Other comparable second-tier cities are also seeing growth in visitor numbers and tourism infrastructure. Milwaukee, Wisconsin—home to the Harley-Davidson Museum, Fortune 500 firms and a world-famous brewery heritage, but not usually thought of as a first-tier tourism or business-travel draw—raked in $2.9 billion in travel receipts in 2012, making the industry the city's top employer, according to Paul Upchurch, president and CEO of tourist board Visit Milwaukee.
This year also looks promising in the town known as Brew City. In terms of arrivals, the first quarter "was extremely strong in all segments, although leisure was a little slower than business travel because we had what everyone else in the Midwest had—a long and cold winter," said Upchurch.
Milwaukee, too, is experiencing what Upchurch called "significant growth" in its hotel market, particularly in developments geared toward higher-end leisure and business travelers. Improvements to its convention center, sports venues and other attractions are also in the works. "Like many other cities our size, we're looking at some of the needs that we think will make a lot of sense in terms of tourism development," he said.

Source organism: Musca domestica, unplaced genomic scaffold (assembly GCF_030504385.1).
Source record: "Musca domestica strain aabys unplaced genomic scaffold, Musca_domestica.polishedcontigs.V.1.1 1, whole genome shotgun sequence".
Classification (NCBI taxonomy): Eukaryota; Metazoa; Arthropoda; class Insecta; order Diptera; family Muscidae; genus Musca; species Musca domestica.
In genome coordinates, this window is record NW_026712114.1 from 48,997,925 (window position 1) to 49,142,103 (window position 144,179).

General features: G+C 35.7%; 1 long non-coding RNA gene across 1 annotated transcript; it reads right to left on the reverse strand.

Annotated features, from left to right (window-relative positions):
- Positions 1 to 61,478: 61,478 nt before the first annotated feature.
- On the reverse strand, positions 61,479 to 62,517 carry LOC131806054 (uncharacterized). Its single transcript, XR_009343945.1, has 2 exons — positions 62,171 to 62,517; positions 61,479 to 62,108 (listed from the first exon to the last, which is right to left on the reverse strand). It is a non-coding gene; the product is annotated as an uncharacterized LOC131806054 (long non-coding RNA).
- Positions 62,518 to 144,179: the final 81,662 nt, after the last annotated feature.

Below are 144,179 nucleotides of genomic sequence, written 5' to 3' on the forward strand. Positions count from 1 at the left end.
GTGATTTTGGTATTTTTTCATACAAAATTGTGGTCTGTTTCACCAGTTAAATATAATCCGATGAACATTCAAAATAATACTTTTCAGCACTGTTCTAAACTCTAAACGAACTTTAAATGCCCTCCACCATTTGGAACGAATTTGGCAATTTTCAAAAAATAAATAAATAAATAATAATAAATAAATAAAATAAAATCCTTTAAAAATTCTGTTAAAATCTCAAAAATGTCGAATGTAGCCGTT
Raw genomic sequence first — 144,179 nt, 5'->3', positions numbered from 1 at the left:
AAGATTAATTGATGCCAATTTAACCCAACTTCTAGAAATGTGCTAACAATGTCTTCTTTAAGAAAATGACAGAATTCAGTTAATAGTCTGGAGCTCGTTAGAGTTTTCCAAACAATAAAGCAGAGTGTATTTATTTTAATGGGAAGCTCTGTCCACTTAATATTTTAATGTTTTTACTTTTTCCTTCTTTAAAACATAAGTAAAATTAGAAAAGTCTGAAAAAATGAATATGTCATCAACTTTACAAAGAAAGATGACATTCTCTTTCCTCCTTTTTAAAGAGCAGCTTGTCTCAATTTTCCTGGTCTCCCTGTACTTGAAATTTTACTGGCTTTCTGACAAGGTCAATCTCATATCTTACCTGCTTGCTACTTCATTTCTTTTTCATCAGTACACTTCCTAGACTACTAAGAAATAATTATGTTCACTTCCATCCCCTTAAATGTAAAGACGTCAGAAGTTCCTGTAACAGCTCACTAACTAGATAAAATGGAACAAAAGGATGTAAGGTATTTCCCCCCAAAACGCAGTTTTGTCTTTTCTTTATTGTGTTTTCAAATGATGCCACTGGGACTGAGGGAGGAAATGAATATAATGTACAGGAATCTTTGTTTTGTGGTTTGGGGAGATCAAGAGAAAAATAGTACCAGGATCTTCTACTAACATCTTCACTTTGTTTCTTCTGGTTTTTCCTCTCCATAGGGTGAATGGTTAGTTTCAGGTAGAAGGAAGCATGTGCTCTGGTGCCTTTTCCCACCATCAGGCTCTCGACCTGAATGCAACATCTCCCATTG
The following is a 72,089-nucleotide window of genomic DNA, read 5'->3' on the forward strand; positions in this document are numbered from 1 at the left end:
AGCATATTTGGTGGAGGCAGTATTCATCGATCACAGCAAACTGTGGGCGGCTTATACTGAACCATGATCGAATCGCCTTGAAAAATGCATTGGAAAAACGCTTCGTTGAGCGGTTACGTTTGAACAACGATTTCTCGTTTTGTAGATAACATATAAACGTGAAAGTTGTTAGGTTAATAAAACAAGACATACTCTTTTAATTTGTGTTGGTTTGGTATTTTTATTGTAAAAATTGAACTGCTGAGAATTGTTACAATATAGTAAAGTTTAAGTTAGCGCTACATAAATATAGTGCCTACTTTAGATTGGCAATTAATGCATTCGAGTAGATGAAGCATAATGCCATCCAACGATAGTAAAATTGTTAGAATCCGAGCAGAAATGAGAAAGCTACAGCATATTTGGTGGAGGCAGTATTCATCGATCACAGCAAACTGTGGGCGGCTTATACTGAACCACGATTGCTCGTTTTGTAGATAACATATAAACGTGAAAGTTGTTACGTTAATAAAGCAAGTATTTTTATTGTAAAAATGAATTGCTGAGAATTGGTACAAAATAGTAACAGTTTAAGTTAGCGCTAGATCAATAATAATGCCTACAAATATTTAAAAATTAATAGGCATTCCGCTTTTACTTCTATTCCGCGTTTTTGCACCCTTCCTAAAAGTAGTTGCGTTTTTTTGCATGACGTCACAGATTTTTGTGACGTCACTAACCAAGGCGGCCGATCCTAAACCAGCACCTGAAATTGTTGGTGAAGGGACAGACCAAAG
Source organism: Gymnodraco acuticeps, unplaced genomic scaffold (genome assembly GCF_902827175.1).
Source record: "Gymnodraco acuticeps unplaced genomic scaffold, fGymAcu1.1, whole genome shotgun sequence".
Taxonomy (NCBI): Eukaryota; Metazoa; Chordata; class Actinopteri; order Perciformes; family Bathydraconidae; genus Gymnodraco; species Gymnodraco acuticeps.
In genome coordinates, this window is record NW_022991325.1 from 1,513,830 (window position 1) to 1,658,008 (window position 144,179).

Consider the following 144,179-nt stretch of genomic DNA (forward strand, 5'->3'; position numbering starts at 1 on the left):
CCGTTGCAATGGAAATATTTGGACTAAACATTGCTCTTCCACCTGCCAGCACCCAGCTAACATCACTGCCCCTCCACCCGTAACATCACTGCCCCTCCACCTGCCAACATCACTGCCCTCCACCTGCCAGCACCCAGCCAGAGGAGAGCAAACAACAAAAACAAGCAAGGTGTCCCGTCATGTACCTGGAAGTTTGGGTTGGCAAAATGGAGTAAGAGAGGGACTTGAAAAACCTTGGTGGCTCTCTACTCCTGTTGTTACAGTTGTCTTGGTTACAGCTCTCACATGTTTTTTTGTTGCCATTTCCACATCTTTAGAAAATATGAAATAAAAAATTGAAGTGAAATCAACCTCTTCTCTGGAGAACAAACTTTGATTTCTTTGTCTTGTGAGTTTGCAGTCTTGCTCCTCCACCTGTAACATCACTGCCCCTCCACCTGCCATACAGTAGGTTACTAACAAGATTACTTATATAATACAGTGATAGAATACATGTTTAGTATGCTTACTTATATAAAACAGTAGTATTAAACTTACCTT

Property openings include a new full-service Marriott, a Hilton Garden Inn "that was a phenomenal renovation of a century-old building" and a soon-to-open 380-room hotel at the Potawatomi Bingo Casino, just outside downtown.
Kimpton Hotels & Restaurants is also planning a property, but the most iconic, typically Milwaukee hotel entrant might be the Brewhouse Inn & Suites, a 100-room boutique facility built into the former Pabst Brewery—and the perfect marriage of upscale hotel development and local heritage. "The old kettles are still there; it's very experiential," noted Upchurch.
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To promote all these developments, Visit Milwaukee in May launched both a refreshed website at VisitMilwaukee.org and a summer marketing campaign primarily geared at the drive-in source markets of Wisconsin, northern Illinois and Chicago.
The city, like most other second-tier urban destinations, recognizes that its appeal is mainly regional and, at most, domestic. At Visit Pittsburgh, in Pennsylvania's second-largest city, president and CEO Craig Davis said, "I will be very straight with you: The drive-in market is our sweet spot."